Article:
Sunday, May 26th, 2019

6 Independent News Sources That Sold Out to the Highest Bidder

Published on March 14, 2016 by   ·   No Comments

Arianna Huffington,  namesake of the media empire, The Huffington Post. (AP Photo)

Arianna Huffington, namesake of the media empire, The Huffington Post. (AP Photo)

One of the most powerful propaganda tools is still print journalism. Though most sources have migrated to digital platforms and now integrate video and social media avenues in order to stay relevant, acquisitions of news publications remain an insidious way to control mainstream narratives.

The following six examples mark the most egregious recent sell-outs in online journalism:

The Huffington Post

Arianna Huffington’s namesake media empire, The Huffington Post,originated in 2005 as a liberal news aggregating alternative to the Drudge Report. It even won a Pulitzer Prize in 2012. However, the writing was already on the wall, as one year earlier, Huffington sold HuffPo to AOL for $315 million.

The acquisition caused many to question whether major corporate influence would dramatically affect the publication. Unsurprisingly, the answer was ‘yes,’ as within a few short years the website became a pro-corporate mainstream media vessel watered down with anemic liberal platitudes. These days, HuffPo is little more than clickbait with pulse, a partisan aggregator of trending stories that rarely, if ever, questions the symbiotic nature of state and corporate messaging.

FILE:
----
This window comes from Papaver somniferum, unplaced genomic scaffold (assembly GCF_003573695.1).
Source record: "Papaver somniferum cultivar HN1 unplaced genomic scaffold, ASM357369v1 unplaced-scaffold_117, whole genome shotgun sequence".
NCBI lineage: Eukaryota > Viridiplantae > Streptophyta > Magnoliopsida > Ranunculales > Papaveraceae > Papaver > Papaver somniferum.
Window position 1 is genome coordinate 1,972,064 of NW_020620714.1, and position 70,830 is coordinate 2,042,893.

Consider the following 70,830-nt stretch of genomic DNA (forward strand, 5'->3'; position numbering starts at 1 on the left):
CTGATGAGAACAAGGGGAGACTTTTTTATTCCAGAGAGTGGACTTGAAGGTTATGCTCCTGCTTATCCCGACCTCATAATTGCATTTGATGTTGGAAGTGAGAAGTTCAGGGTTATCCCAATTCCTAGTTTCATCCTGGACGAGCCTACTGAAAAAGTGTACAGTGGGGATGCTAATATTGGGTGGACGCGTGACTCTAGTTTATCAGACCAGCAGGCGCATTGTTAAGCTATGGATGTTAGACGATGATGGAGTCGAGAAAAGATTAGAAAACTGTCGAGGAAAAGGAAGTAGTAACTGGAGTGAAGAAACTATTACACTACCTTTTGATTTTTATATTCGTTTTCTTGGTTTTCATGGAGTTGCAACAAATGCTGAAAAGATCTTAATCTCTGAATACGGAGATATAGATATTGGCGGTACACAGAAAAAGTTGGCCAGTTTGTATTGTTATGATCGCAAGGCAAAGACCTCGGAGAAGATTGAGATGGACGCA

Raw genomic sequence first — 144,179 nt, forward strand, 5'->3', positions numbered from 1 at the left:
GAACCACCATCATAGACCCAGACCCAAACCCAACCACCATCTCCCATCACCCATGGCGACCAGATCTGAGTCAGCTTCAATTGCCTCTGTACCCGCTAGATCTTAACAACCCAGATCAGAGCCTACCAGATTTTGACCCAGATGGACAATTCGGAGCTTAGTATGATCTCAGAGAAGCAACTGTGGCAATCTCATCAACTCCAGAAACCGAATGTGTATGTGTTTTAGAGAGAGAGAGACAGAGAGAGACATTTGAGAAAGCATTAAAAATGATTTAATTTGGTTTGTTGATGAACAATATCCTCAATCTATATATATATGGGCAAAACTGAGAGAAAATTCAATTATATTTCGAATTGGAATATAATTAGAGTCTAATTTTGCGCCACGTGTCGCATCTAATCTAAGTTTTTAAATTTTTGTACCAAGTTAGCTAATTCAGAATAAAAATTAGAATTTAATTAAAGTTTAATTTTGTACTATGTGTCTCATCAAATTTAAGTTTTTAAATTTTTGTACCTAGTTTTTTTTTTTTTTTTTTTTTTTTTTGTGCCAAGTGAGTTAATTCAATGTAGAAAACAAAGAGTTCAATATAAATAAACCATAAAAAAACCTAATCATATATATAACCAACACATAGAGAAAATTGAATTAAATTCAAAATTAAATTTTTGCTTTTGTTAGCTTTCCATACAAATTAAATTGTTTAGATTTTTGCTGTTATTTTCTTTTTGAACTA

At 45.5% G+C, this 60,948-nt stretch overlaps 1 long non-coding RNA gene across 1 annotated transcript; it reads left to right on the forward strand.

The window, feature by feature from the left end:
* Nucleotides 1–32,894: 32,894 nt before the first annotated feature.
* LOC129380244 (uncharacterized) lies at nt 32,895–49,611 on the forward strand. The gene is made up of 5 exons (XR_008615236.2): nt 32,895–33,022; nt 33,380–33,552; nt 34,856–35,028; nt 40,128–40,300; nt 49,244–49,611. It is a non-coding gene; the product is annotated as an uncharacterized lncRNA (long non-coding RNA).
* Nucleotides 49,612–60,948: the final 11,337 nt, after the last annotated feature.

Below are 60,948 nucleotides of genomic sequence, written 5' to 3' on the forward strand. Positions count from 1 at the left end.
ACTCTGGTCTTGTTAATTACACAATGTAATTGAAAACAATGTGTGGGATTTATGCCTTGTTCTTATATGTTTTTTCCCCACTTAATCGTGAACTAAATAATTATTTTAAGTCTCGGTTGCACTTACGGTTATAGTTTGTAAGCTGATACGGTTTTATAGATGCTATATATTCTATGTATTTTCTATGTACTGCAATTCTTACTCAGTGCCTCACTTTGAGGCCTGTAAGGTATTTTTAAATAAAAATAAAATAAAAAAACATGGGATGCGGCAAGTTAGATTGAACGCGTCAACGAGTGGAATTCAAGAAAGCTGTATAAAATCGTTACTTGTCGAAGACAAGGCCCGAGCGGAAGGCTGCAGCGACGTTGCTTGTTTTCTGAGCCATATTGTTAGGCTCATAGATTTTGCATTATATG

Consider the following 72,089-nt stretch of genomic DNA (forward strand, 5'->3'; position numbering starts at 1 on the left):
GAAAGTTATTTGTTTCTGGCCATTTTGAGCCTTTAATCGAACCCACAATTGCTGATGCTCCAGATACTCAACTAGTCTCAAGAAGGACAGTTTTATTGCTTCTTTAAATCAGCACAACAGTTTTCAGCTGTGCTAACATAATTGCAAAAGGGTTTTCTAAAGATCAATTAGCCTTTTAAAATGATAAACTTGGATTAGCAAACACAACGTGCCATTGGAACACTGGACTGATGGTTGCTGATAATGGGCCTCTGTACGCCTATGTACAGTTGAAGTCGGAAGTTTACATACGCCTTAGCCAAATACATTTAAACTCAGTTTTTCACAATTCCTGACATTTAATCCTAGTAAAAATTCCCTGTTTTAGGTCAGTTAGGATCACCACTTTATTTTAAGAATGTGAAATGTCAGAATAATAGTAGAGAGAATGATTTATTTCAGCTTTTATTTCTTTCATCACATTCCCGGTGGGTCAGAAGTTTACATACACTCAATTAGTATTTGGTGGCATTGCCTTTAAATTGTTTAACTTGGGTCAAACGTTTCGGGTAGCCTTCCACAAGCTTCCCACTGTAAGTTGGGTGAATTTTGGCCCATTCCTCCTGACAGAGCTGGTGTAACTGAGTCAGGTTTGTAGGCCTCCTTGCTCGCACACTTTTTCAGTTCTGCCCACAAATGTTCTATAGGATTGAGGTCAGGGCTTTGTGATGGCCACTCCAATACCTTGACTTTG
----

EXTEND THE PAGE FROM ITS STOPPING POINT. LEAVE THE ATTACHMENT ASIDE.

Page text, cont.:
Take these hard-hitting headlines as anecdotal evidence:

10 Things to do with Mac ‘n’ Cheese Before you Die

Japan earthquake and god’s will

Could nuclear war reverse global warming?

PHOTOS: 9 Politicians Eating Pizza

Last year, Verizon acquired AOL, making it the de facto owner of HuffPo, further consolidating control of the publication into the hands of heavily compromised corporate interests.

Vice Media

Longtime countercultural icon Vice shocked more than a few people when it sold 5% of its stock to stalwart conservative ideologue and media tycoon, Rupert Murdoch and his 21st Century Fox. Many immediately saw the $70 million stake as a social engineering chess move by the mogul.

Last year, Disney injected Vice with an additional $200 million, to which A&E added $250 million for a 10% share.

Now worth $2.5 billion, the former Montreal-based punk magazine masquerades as an indie renegade news brand that reports from the most extreme geopolitical nooks and crannies on the globe. In actuality,Vice functions as a kind of Trojan horse for nationalist propaganda while also providing advertisers with an invaluable data mining tool. Between social media and entities like Vice, the establishment has unfettered access to the hearts and mind of ostensibly anti-establishment millennials.

Reddit thread documents how Vice was a propaganda machine from the get-go. Check outthis interview with co-founder Shane Smith about sponsorship deals. Further evidencing Vice’s newfound biases, “on at least two occasions, it wove documentary footage into promotions for advertisers. In another instance, a months-long investigative project was killed, apparently out of concern about its effect on a major sponsor,”  the Washington Post recently reported.

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